3. According to Search Engine Watch, Google commanded two-thirds of the US market for internet search in February 2012. []
  4. For example, Adam Savage mentions a 2007 DMCA notice sent by Uri Gellar as an example of the kind of abuse that could “destroy the internet as we know it.” Gellar, however, ended up settling a subsequent lawsuit alleging misrepresentation for an undisclosed monetary amount and a court order to freely license the video footage that was the subject of the claim. []

15 Comments

  1. Michael Corliss

    That math is a little loose. Complying with 97% percent of requests does not mean that 97% of requests were legitimate; Google probably errs on the side of caution, because they lose safe harbor if they fail to comply with a valid request. Google could comply with 97% of requests even if 100% of the requests were sent by mistake or in bad faith.

    Furthermore, these results don’t include takedown requests for anything but search, and exclude requests for search that target Blogger or Youtube. There’s no reason to think that the pattern of take-down requests for search is the same as for a site like Youtube.

    • Re Michael Corliss:

      Your comment misses the point of Terry’s article. Terry is responding to those who looked at the exact same data and chose to focus on the 3% as proof that the DMCA is prone to abuse. It may well be that there are additional abuses occurring within the other 97%, but that’s not what is being argued by copyright skeptics and is besides the point. The fact is that they are using examples from the 3% to make their case. Terry’s point is to rightly take a big step back and to properly frame the discussion by showing that focusing on the 3% is misleading.

  2. 3% of how many complaints? Numbers are of little use without something to compare too, or work with.

    • The Report has those numbers. Google is currently receiving 1.2 million notices a month.

  3. I know we’re liable not to come to an agreement here, but I think your analysis is flawed. For one, as Michael points out above, the 3% figure is not a good representation of abuse, but a hard lower bound. Google has a lot more incentive to make over-comply than under-comply. I also agree with Michael that Search takedown numbers aren’t at all certain to resemble more content-y takedown numbers.

    But beyond that, I think there’s a deeper problem: those 3% are some 36,000 cases a month of speech that is being negligently or maliciously targeted, on just this one platform. Even if the percentage is constant, the absolute numbers obviously only grow across platforms. Tens of thousands of cases of a month, even among a million, seem to me to constitute a system “prone to abuse.”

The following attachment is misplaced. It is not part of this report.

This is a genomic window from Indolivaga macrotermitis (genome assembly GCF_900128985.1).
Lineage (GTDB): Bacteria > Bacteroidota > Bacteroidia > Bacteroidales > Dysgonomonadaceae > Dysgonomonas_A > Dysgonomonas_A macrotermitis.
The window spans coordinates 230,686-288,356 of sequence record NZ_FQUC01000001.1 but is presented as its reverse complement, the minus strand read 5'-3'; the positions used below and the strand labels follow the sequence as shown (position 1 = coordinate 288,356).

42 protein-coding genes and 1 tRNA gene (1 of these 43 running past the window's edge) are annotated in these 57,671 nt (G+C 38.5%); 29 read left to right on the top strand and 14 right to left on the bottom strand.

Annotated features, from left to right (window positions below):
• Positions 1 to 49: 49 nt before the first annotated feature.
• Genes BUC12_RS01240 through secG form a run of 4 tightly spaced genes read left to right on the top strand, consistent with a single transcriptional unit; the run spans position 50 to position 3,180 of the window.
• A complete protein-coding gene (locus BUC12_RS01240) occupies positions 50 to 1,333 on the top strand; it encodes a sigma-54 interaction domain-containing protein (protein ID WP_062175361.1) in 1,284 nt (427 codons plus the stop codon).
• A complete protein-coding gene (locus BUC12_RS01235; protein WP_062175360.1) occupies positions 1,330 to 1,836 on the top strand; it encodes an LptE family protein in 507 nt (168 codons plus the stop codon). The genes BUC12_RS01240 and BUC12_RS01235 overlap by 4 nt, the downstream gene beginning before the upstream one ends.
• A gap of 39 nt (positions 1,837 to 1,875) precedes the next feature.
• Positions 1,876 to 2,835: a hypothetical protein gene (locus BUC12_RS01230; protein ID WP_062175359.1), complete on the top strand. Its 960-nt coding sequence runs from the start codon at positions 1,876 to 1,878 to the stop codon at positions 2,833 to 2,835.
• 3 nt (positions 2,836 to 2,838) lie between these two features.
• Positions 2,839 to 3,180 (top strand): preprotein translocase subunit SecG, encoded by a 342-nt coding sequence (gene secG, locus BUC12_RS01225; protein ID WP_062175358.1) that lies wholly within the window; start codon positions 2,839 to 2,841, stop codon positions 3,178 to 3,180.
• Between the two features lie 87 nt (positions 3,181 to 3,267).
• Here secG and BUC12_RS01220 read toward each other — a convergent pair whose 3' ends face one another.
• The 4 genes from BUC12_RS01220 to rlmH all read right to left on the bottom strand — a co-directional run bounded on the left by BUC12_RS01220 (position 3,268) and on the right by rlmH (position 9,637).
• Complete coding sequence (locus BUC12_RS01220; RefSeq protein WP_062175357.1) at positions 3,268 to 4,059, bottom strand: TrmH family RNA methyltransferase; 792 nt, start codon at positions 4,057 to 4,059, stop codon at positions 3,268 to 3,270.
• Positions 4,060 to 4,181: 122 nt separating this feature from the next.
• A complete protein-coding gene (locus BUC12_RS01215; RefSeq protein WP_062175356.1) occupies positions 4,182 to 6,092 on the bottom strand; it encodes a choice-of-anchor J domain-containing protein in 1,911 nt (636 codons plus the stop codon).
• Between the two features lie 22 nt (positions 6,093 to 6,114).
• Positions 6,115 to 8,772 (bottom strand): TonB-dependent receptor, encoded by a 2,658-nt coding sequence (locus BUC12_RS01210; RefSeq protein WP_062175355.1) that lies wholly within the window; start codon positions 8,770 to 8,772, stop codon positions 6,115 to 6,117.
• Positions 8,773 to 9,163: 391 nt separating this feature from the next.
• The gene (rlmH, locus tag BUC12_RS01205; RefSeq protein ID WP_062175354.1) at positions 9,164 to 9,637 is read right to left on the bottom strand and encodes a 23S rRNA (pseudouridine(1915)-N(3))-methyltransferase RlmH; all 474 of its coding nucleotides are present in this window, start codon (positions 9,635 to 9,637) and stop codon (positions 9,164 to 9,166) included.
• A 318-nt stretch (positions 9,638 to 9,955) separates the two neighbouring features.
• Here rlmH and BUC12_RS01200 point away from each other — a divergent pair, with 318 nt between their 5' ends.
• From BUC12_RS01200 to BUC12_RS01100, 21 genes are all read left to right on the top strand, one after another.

• How do you define “abuse” is the question? If studies show that 25% of online traffic is infringing, would you consider that a greater abuse of a system? How do we balance that?

      “Prone to abuse”? Careful, you’re kind of moving into prosecuting thought-crime here. People are “prone” to steal whatever isn’t bolted down; but we’re supposed to believe that filesharers are just taste-testing, right?

      Either way, I think some people here are mixing up confusion over the law with abuse. Glancing at the examples that Google provides paints a picture of people using DMCA notices in instances that aren’t even remotely copyright-related (most of the instances are concerns over alleged libel or companies sabotaging competitors). That’s abuse, i.e. corruption. However, just because a legitimate copyright holder might not understand the law surrounding appropriation of their work doesn’t mean they’re abusing the system. It just means that they’re confused, which is an argument often used to defend infringement.

      Concerning the numbers… so what? These are the numbers Google put out themselves. Mr. Hart doesn’t have a crystal ball. None of us know whether any of this info is accurate, honestly. Three percent seems pretty low to me. Hell, that’s less than what the big bad record labels pay out in royalties on the sale of a single album!

      those 3% are some 36,000 cases a month of speech that is being negligently or maliciously targeted

      Define “speech.” I fail to see how distribution of other people’s property, without their permission, is a form of speech. Is pawning stolen goods a form of speech, too? Isn’t plagiarism a form of speech? I guess I’m confused as to exactly when “speech” doesn’t mean “something spoken.”